Audax Australia
This is the umbrella organisation running long distance cycling events in Australia Their website includes a calendar of events.

A place where cyclist can keep track of their mileage and any number of other statistics, as well as an attached forum.

A set of discussion forums covering almost every conceivable cycling related topic.

Cycling Adventurer
The Cycling Adventurer has tossed in the structured life of an urbanite to explore the world by bicycle. A well-written site detailing how he came to cycling, and what he learned along the way.

Crazy Guy on a Bike

Bicycle touring journals from all over the world, including a couple of my own.

Johns Cycles

This is my LBS on the Gold Coast. While they cater more to the racing market, their service, advice and workmanship is the best on the coast.

St Kilda Cycles

Importers of all manner of things hard to find in Australia, including the legendary Schmidt hub dynamo & E6 lights.


Wonderings and wanderings out and about in Portland, Oregon, US

The Journey
The journey begins in Perth, Western Australia.

Lance Notstrong
The "other" Lance!

Ms Mittens
The Wired Cat on-line

Iron Gambit

Aussie Writer and Cycletourist
A blog chronicling the writing and cycling of a seaside baby boomer.

Up in Alaska
Jill's subarctic journal about ice, bears and distant dreams of the midnight sun.

The Kin Chronicles
Taking mediocrity to a new level of ordinary.

Riding and running with a vengeance.

London Cycling Diary
Pedalling across the capital since August 2005.

CouchPilot-2-BikePilot (Zin's cycling blog)
Living an adventurous life with Type-2-Diabetes.

The adventures of Crazy Biker Chick
... Including cycling, adventuring, cooking, knitting and ranting.

Redneck Espanol
The two wheeled Spanish redneck.

Treadly and me
"Work is something I do between riding my bicycle".

Womanist philosophy and theology. Cycling, climbing, art, single-motherhood and fire-twirling.

Adrian Fitch's random rambling.
A bit about cycling, a bit about genealogy, a bit about radio but mostly a lot about nothing at all.

Geo's big adventure
The life and times of Geo.

It's about the bike
Musings on the cycling life.

Various cycling tidbits.

Industry Outsider
A blog about bikes and stuff.

Tweed Coast Treadly
An old man's bicycle riding diary.

A cyclist's life in Tenerife
(Canary Islands).

Bike to work to live to bike
It's never too late to get back on the bike

Stupid Hurts
Just the random scribblings of a guy with a bicycle

I'm not drunk enough for this
Really, I'm not.

What can I say? Just read it.

Mozam's cycling adventures
A random collection of the things I like to do most, and mostly that is to ride my bikes, bicycles that is... My musings from competitive riding, long distance endurance to puttering around the neighborhood..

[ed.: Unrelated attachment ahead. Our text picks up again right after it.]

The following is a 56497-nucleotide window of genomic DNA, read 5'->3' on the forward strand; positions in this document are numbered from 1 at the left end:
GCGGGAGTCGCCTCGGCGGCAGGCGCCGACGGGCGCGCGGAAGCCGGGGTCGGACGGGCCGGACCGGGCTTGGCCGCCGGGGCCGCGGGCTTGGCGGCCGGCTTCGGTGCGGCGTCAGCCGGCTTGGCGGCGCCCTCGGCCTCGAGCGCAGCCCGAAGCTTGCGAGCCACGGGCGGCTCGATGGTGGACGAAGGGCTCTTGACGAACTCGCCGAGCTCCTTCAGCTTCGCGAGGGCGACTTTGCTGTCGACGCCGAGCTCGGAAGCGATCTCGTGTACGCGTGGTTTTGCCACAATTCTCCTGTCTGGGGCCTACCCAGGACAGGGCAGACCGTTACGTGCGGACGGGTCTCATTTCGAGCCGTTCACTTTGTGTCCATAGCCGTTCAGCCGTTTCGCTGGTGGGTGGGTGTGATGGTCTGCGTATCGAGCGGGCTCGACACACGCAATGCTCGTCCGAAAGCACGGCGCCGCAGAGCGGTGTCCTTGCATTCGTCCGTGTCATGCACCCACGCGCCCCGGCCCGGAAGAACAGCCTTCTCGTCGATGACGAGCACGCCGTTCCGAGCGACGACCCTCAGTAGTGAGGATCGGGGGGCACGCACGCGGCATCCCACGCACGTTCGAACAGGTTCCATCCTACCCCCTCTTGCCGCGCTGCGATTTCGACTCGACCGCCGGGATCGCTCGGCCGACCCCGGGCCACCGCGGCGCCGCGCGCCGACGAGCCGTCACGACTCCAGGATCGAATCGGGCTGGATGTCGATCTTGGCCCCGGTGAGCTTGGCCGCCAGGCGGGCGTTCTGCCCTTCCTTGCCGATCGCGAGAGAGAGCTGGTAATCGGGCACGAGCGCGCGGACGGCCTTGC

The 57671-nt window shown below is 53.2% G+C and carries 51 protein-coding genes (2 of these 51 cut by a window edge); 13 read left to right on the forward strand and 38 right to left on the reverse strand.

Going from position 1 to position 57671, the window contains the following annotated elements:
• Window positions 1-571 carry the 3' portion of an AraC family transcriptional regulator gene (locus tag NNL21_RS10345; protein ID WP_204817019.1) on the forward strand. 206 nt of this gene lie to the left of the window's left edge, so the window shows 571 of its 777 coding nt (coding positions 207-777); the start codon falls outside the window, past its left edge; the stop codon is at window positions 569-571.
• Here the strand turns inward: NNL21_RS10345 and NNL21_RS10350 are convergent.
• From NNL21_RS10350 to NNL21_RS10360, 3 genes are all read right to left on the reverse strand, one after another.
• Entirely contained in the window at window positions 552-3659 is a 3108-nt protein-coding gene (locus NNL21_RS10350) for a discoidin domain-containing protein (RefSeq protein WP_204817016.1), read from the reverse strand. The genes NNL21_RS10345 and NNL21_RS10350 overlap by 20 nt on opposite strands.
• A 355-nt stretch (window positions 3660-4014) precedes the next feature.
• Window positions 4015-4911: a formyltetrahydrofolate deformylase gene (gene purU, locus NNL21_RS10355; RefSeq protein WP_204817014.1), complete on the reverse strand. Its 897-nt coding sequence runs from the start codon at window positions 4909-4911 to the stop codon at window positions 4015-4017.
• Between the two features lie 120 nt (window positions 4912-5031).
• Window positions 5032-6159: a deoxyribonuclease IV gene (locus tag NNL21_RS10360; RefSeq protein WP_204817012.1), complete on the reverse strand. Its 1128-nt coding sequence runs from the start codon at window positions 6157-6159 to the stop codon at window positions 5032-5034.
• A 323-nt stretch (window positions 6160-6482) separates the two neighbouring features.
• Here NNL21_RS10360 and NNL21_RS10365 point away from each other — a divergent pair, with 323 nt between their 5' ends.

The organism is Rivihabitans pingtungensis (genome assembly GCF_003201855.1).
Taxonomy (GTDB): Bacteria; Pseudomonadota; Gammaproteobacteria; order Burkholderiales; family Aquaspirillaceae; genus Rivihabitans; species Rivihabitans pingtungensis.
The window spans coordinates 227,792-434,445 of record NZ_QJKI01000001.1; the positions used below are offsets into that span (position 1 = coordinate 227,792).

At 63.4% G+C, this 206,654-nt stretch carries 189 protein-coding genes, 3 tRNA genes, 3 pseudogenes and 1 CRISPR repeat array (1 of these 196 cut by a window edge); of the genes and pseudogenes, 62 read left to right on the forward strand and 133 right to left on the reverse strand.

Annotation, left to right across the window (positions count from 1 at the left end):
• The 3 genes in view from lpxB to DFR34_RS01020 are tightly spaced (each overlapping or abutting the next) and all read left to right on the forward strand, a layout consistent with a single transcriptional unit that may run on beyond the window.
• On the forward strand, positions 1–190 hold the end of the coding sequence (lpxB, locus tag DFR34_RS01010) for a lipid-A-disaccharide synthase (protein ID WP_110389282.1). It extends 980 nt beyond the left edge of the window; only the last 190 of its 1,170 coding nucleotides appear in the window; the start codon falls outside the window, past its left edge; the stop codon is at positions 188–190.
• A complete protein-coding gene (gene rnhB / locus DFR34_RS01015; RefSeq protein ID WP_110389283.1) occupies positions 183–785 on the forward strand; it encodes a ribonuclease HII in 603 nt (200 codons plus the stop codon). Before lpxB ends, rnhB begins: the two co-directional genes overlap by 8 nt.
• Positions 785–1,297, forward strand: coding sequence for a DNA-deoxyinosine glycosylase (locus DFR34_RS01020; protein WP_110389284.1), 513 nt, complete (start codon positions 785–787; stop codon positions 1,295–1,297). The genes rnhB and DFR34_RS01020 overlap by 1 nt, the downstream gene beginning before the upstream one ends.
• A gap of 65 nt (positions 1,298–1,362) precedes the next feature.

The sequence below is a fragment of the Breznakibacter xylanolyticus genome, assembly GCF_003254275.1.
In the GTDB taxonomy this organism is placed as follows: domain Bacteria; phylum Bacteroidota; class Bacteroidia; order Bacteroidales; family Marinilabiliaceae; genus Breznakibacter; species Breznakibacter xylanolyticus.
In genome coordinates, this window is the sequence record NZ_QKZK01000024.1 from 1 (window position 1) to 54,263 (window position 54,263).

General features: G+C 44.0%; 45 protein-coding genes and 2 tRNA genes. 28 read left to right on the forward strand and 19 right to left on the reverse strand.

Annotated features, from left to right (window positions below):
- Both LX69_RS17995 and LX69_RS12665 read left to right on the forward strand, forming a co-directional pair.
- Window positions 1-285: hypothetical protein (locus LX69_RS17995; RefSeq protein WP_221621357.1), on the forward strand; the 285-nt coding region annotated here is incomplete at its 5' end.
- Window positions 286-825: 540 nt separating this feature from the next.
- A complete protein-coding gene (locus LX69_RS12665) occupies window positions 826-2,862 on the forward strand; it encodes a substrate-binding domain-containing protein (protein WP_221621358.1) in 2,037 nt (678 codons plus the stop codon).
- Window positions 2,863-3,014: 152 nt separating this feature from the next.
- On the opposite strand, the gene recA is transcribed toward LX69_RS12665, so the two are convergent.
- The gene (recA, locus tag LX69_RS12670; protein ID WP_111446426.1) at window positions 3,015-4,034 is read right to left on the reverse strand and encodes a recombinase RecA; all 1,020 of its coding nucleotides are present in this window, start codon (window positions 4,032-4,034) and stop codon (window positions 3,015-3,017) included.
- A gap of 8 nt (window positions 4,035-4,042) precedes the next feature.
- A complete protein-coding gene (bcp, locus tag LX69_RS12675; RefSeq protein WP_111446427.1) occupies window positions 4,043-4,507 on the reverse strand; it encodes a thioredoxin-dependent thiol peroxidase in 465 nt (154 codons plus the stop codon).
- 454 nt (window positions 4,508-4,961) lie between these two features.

More cycling blogs

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Thursday, May 21, 2009

Perfect timing

Perfect timing is sometimes the most important thing when it comes to experiencing the awesome power of nature. After two days of wild weather culminating in floods, road closures and trees coming down, I managed to get out for a quick 45km ride this evening. I left a little later than usual because of time I had to spend doing other things, but that may have been for the best. I headed for Little Nerang Dam, but at the crossing of Mudgeeraba Creek near Austinville, some sirens illuminated a "road closed" sign.

A quick discussion with a council worker told me I had arrived around 10 minutes after the water had fallen below the road level (although not by very much as it turned out), so I was able to continue. A little further along I turned off, and started climbing the gorge to Little Nerang Dam, this was where the ride really got interesting. My eyes for the moment had to focus on avoiding some debris, which took a little more work than expected due to some thick fog that covered parts of the ride, but my ears were given the treat this time. On one side of the gorge I could hear cascading waterfalls, on the other, the torrent that Little Nerang Creek had become.

On reaching the summit and descending right to the dam wall, it got even better. Little Nerang Dam simply wasn't designed to hold the volume of water that was now flowing in from the downpours in the mountains around, and the gorge below had flooded. Somehow some ambient light had made it's way here (from where I don't know, there was no moon up), and I could clearly see the torrent cutting through the gorge between Mt Nimmel and the Wunburra Range, the former shrouded in cloud.

Yet away from the power of this torrent, the other side of the dam wall was the complete opposite. The almost total lack of wind in the valley had given the lake an appearance not unlike glass. There was not a ripple in the water, and I could clearly see the reflection of Springbrook and the surrounding hills. In the sky, there was a clear view of a million stars above. All of this, was just a matter of perfect timing, and nothing more.


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